Wednesday, January 24, 2007

The people who most need tax cuts

Juicy bits from today's Wall Street Journal (subs. req'd) on the firing of Citigroup executive Todd Thomson, chief of its wealth-management unit --

[he] had used more than $5 million from his division's marketing budget to sponsor a new television program for the Sundance Channel, people familiar with the matter say. The program's hosts were slated to include CNBC anchor Maria Bartiromo and actor Robert Redford ...

One costly installation: a working fireplace. Mr. Thomson justified the expense by telling associates it provided a dramatic spot for Mr. [Sandy] Weill -- who was then chairman and is now a consultant to Citigroup -- to hold occasional "fireside chats" with the firm's high-powered clients. Mr. Thomson's office on the 50th floor overlooked Central Park and sported a fish tank. It was known internally as the "Todd Mahal."

Inside the bank, Mr. Thomson's friendship with Ms. Bartiromo became an issue. When Mr. Druskin, then Citigroup's investment-banking chief, took his management team to a holiday dinner in 2005 at the ritzy Daniel restaurant, he spotted Mr. Thomson having dinner with the CNBC anchor, according to people familiar with the situation ...

In recent months, some Citigroup executives advised Mr. Thomson to reduce his contact with Ms. Bartiromo, a person familiar with the matter says. But he justified the outings as good for business because clients enjoyed access to the CNBC anchor, according to another person with knowledge of the matter.

Tension between Messrs. Prince [CEO] and Thomson grew late last year. One flash point was a business trip in November. Mr. Thomson arranged for Ms. Bartiromo to speak to Citigroup's private-banking clients at luncheons in Hong Kong and Shanghai. Mr. Thomson flew with a group of Citigroup employees to Asia, but flew back to the U.S. on the corporate jet with Ms. Bartiromo, a person familiar with the matter says. Kevin Goldman, a CNBC spokesman, says: "She asked permission from CNBC. She received it. And payment was arranged."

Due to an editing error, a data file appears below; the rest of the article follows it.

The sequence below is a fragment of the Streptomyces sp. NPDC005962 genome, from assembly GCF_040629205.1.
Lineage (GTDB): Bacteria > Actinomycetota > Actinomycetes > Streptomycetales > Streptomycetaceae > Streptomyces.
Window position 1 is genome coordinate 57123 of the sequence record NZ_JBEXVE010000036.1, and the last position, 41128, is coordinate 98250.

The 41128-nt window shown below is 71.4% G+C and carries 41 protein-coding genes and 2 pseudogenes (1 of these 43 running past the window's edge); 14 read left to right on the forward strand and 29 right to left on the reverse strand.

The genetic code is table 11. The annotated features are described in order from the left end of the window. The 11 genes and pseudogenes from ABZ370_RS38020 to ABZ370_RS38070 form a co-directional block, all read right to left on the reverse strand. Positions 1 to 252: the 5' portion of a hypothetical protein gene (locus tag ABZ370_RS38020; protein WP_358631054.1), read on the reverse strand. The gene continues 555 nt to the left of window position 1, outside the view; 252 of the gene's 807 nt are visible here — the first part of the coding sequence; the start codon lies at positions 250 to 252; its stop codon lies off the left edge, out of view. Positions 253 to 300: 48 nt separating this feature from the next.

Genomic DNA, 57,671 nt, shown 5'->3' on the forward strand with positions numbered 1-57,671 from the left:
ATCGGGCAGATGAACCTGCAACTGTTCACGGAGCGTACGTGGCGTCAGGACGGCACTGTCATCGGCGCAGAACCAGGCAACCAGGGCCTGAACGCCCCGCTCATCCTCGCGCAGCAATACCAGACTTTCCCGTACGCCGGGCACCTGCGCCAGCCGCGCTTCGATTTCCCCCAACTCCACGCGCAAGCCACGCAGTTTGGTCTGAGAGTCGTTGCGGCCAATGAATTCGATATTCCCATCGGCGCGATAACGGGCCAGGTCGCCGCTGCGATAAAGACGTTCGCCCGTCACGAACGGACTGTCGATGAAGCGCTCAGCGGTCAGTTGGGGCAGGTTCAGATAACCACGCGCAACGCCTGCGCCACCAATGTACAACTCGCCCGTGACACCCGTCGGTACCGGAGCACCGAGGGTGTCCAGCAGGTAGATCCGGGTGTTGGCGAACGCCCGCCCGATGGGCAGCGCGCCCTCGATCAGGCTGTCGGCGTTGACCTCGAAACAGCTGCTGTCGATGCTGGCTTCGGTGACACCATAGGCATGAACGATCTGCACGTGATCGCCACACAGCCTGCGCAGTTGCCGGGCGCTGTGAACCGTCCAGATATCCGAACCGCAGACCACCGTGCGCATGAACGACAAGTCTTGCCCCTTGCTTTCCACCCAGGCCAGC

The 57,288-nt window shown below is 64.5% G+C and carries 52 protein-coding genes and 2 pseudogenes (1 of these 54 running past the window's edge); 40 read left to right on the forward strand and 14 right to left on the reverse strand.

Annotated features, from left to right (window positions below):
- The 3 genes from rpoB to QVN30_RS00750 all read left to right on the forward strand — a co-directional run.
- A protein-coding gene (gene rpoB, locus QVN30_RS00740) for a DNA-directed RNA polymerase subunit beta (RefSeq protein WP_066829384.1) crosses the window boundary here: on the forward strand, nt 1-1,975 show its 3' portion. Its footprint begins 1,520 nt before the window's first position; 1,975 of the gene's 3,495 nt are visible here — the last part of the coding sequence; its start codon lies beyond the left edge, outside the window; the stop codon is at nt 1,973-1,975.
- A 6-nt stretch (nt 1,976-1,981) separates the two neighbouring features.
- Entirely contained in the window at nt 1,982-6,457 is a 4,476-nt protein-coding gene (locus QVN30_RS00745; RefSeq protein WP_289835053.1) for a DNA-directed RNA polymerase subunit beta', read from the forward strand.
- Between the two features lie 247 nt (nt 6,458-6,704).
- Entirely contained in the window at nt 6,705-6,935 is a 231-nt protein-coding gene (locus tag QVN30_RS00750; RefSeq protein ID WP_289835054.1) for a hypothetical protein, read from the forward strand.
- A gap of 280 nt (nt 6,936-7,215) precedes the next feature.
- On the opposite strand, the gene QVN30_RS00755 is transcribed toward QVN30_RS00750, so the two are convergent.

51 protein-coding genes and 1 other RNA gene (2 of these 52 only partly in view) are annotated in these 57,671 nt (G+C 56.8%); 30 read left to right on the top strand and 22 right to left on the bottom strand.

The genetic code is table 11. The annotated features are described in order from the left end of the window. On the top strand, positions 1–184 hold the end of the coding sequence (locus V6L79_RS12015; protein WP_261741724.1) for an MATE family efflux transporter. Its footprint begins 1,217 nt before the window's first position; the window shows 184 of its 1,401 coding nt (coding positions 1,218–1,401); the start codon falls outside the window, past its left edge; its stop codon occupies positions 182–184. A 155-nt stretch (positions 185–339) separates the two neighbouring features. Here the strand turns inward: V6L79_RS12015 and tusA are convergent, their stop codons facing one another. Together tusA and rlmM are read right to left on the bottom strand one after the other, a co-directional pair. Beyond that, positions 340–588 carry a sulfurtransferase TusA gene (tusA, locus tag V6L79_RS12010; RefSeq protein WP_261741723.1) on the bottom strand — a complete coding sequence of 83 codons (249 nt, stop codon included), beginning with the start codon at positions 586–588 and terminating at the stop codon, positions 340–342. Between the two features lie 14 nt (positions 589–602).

After the airplane incident, Mr. Prince ordered Mr. Thomson not to spend Citigroup money on anything involving Ms. Bartiromo, says a person familiar with the situation. Six weeks later, Mr. Thomson informed Mr. Prince he had signed up Citigroup to sponsor the Sundance Channel show featuring the CNBC anchor. That was the last straw to Mr. Prince, this person says ....

Mr. Thomson tapped his marketing money to make Citigroup's Smith Barney unit a charter sponsor, with Lexus, of Sundance's new environmental program, to be presented by Mr. Redford, a person familiar with the matter says. Ms. Bartiromo was scheduled to host a segment exploring the "financial aspects of environmental innovation in business."

Incidentally, one background issue is that Rupert Murdoch wants to set up a Fox financial news channel that would compete with CNBC. Since he and Fox News supremo Roger Ailes are unlikely to want to rely on the motley crew that appear on Fox News' abysmal financial shows now, Bartiromo could well be a hiring target.

UPDATE 26 JANUARY: A few more bits and pieces. This New York Times story, mostly about how CNBC is standing by their woman, notes that Citigroup executives got bumped off the corporate jet to make room for her -- which may explain some of the gleeful leaking that is going on. But the Wall Street Journal again has the better inside sources, adding this new anecdcote in Friday's paper --

Citigroup records show that Ms. Bartiromo flew on its corporate jets a few times, but Mr. Thomson tried but failed to get her on the jet on at least one occasion. More than a year ago, Mr. Thomson was entertaining some private-banking clients on a ski vacation at his home in the members-only Yellowstone Club resort near Bozeman, Mont. While there, he requested a Citigroup plane to fly Ms. Bartiromo to his house, according to a person familiar with the situation. The Citigroup official who was asked to approve the requisition rejected it. Ms. Bartiromo ultimately didn't make the trip, the person said. Ms. Bartiromo and Mr. Thomson declined to comment, according to the spokesman for both, Charles McLean.

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